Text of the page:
State v. BurnsAnnotate this Case
495 P.2d 1240 (1972)
STATE of Oregon, Respondent, v. James L. BURNS, Appellant.
Court of Appeals of Oregon, Department 2.
Argued and Submitted March 28, 1972.
Decided April 13, 1972.
Rehearing Denied May 25, 1972.
F.E. Glenn, Deputy Public Defender, Salem, argued the cause for appellant. With him on the briefs was Gary D. Babcock, Public Defender, Salem.
John W. Osburn, Sol. Gen., Salem, argued the cause for respondent. With him on the brief were Lee Johnson, Atty. Gen., and John W. Burgess, Special Asst. Atty. Gen., Salem.
Before SCHWAB, C.J., and FOLEY and FORT, JJ.
SCHWAB, Chief Judge.
Defendant's appeal from convictions and sentences to run concurrently for both burglary in a dwelling, former ORS 164.230, and larceny over $75, former ORS 164.310, presents a Woolard question. State v. Woolard, 92 Or.Adv.Sh. 789, 484 P.2d 314, rehearing denied, 92 Or.Adv.Sh. 1633, 485 P.2d 1194 (1971).
Count I of the indictment charged defendant did "break and enter a certain dwelling house of another, to wit: the dwelling house of Mary Goldblatt * * * with the intent to steal therein." Count II charged "as part of the same act and transaction" defendant did "steal and drive away certain personal property of another, to-wit: a 1969 Ford pickup * * * the personal property of Mary Goldblatt."
The evidence was that defendant pried open a basement window and entered the house. He went through most or all of the rooms in the house, forcing open several interior doors that were locked. He then went into the garage and stole the pickup truck referred to in the indictment.
Defendant contends his conviction for larceny based on Count II should be reversed because these facts are identical with those of Woolard, which held that a person breaking and entering with the intent to commit larceny can only be convicted and sentenced for burglary, not for both burglary and larceny. The state *1241 argues these facts are distinguishable from Woolard because defendant did not intend to steal Mary Goldblatt's pickup at the time he entered her home.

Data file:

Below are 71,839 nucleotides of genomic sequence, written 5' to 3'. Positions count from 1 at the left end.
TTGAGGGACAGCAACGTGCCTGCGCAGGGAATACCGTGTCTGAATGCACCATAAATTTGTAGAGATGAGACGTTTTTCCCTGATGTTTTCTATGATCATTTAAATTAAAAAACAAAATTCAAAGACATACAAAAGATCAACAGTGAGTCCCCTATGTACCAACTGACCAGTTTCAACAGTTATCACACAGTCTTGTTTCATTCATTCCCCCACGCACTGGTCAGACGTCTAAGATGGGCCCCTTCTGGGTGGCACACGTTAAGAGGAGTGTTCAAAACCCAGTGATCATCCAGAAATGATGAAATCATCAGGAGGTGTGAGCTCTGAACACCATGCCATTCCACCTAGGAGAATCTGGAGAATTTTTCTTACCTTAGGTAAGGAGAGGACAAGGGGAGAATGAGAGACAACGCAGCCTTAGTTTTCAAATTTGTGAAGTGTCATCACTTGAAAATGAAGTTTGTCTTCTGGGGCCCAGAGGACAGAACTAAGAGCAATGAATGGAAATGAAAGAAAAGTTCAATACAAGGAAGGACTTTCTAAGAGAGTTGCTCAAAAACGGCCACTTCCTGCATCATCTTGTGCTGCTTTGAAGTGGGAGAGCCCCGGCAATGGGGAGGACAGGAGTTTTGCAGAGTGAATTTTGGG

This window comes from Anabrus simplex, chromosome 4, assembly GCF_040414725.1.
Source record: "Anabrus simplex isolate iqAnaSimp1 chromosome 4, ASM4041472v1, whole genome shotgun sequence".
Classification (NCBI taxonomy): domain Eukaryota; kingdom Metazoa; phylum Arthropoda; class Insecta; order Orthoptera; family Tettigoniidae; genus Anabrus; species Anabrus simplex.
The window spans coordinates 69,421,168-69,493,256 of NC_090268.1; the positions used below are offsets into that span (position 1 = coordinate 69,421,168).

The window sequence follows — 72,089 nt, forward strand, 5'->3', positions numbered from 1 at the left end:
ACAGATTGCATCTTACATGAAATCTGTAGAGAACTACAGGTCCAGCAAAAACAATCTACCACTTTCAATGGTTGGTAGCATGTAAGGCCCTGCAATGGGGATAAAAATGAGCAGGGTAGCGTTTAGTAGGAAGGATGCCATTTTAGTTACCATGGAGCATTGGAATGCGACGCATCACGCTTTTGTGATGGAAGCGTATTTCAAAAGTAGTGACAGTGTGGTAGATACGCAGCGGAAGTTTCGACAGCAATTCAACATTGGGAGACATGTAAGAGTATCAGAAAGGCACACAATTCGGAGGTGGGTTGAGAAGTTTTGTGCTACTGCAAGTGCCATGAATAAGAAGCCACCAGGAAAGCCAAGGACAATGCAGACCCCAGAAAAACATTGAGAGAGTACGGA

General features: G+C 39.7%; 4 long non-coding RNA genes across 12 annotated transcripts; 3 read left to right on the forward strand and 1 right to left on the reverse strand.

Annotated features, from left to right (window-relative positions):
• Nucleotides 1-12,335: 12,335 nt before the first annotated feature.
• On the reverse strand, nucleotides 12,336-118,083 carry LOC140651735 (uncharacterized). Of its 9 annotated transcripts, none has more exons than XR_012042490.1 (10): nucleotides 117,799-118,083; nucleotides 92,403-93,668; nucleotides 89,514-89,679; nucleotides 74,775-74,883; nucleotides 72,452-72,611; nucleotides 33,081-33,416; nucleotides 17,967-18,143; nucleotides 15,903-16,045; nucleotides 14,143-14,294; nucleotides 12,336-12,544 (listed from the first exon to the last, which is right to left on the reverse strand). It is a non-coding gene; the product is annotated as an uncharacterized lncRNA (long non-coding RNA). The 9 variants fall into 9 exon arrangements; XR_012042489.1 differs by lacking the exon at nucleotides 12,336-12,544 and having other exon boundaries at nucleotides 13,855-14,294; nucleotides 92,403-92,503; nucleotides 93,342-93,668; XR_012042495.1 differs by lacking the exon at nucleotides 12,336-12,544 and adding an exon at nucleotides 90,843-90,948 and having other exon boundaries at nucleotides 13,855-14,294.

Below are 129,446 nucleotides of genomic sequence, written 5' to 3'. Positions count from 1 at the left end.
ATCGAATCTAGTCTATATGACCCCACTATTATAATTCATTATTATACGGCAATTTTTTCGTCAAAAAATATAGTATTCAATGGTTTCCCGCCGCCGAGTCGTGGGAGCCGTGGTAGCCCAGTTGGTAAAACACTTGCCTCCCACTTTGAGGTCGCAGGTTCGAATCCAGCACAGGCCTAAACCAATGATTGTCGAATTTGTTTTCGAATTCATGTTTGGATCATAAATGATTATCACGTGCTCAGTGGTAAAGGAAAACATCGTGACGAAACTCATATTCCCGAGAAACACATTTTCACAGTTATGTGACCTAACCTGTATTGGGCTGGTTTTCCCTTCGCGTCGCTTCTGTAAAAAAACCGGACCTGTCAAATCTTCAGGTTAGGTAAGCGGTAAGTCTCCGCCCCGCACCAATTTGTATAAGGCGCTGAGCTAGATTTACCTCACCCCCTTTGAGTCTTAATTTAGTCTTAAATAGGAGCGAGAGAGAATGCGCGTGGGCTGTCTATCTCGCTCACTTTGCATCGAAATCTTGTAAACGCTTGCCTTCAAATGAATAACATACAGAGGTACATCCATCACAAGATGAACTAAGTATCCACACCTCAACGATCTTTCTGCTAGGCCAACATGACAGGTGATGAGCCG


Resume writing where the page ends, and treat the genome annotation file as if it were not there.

The state's suggested distinction misconstrues State v. Woolard, 3 Or. App. 291, 472 P.2d 837, modified 92 Or.Adv.Sh. 789, 484 P.2d 314, rehearing denied 92 Or.Adv.Sh. 1633, 485 P.2d 1194 (1971). In that case"* * * the evidence indicated that the defendant and an accomplice broke into and entered the motel room of a Mr. and Mrs. Robert G. Fox, and stole therefrom clothing, jewelry, and other items of their personal property * * *." 3 Or. App. at 292, 472 P.2d at 838.
There was no evidence that the Woolard defendant had the specific intent to steal "clothing, jewelry, and other * * * personal property." Instead, the evidence was that the Woolard defendant had the specific intent to commit a larceny at the time of her unlawful entry into the motel room.
This is consistent with the general law of burglary. The state must prove that the defendant had the intent to commit any crime within the burglarized premises. This is satisfied by proof that the defendant intended to steal anything and/or everything of value discovered in the premises. The state is not required to go to the extreme of proving the defendant had the intent to steal any one specific item.
In suggesting this specific-intent-to-steal-a-pickup distinction, the state relies on the following language from Woolard:"* * * We do not intend to bar the conviction and sentence for some crime not intended at the time of breaking and entering but committed after the breaking and entering * * *." 92 Adv.Sh. at 795, 484 P.2d at 317.
In context, however, this passage is concerned with crimes other than larceny. When, as here, the defendant is charged with burglary, one element of which was an intent to steal, Woolard holds that there cannot be separate convictions and sentences for burglary and larceny.
The result might be different if the record established that the victim's house and garage were separate, unconnected buildings. Then, if the garage were not a dwelling house as defined in former ORS 164.210(2), defendant could properly be convicted for the separate crimes here involved. However, the indictment and the record imply that the house and the garage are connected, and thus a single dwelling house under former ORS 164.210(2). In any event, the state has failed to prove they are unconnected buildings which would be an element of a valid separate larceny charge under Woolard.
The conviction and sentence of defendant for larceny (Count II) is vacated. The conviction and sentence for burglary (Count I) is affirmed.